Gore also declared the Cascade-Siskiyou region in neighboring Oregon a national monument. The area includes Soda Mountain and nearby lands where plant and animal life are abundant.

"These lands are among America's great natural treasures, and we owe it to future generations to preserve them," said Gore. "We act today so that, years from now, Americans will still be able to paddle free-flowing waters and hike pristine peaks, enjoying these extraordinary stretches of our natural heritage."

The Reach designation was opposed by some local residents who hoped that some irrigated farming could take place on the land. Republicans blocked attempts in Congress to impose federal restrictions on the river.

But the monuments were declared through President Bill Clinton's use of his executive power under the Antiquities Act.

Bush calls for 'citizen-centered' government

Campaigning in Pennsylvania, Bush on June 9 unveiled additional reform programs he says would create a more "citizen-centered" government that might save tax payers $88 billion over five years.

"Today, when Americans look to Washington, they see a government slow to respond, slow to reform and ignoring all the changes going on around it," Bush told a private audience in Philadelphia, site of the upcoming Republican National Convention.

"Throughout this campaign, I have set forth policies that capture my vision of government reform," Bush said. "They are guided by three principles: government should be citizen-centered, results-oriented, and, wherever possible, market-based."

In particular, Bush vowed to reduce the federal bureaucracy over the next eight years by not replacing approximately 40,000 of the 80,000 senior and mid-level government managers scheduled to retire during that period.

The Texas governor also proposed creating a chief information officer, and spending $100 million on a program to support interagency e-commerce proposals.

In addition, Bush suggested creating a "sunset review board" to recommend elimination of duplicative jobs, and to make government more modern by moving all significant government procurement to the Internet.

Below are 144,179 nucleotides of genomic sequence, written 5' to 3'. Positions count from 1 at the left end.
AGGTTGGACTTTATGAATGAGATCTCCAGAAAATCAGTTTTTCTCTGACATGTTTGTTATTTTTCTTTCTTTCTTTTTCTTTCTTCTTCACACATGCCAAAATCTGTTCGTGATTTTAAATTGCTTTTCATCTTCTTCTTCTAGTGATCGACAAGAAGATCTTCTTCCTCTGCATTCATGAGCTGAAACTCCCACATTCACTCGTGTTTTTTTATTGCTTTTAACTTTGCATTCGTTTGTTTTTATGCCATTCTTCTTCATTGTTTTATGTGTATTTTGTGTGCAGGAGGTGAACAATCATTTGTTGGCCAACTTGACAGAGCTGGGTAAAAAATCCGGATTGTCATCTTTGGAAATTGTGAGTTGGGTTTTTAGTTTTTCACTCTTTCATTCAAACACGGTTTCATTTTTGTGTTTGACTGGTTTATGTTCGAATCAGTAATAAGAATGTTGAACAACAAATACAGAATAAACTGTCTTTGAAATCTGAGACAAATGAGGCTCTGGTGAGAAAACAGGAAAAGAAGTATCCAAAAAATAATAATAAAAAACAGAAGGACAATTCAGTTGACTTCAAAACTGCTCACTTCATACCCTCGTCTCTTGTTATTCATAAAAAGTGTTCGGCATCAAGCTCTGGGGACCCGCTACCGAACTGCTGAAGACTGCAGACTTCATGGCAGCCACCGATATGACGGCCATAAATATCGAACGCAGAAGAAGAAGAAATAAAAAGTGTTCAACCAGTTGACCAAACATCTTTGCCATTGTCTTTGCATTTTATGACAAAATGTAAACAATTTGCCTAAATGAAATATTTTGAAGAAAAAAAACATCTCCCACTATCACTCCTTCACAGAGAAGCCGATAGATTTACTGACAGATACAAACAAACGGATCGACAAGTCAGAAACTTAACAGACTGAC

"In size and scale, modern government will never resemble what the framers envisioned. In spirit, however, it should always be citizen-centered, always listening and answering directly to the people," said Bush, who spoke at Carpenter's Hall, the site where the First Continental Congress was held in 1774.

As he did during a campaign stop in Knoxville, Tennessee, the day before , Bush took aim at Gore's "Reinventing Government" program. According to project officials, the 1993 program has saved the federal government at least $107 billion by reducing bureaucratic waste, cutting contracting costs and using updated technology such as the Internet to provide services.

Bush refuted those claims, and asserted that the Clinton Administration had "reshuffled" instead of streamlining government.

"The administration claims to have reduced the number of low- and mid-level workers in the federal government. As it turns out, many positions have been eliminated, but the layers of middle and senior managers have multiplied."

The jab came a day after Bush complained about a lack of civility in Washington with comments that were especially critical of the Clinton-Gore administration.

Bush was welcomed to Pennsylvania on June 8 by Republican Gov. Tom Ridge, who has been widely mentioned as a leading candidate for vice president. During his address in Philadelphia, Bush praised Ridge's efforts to reform public contracting in Pennsylvania by using on-line bidding.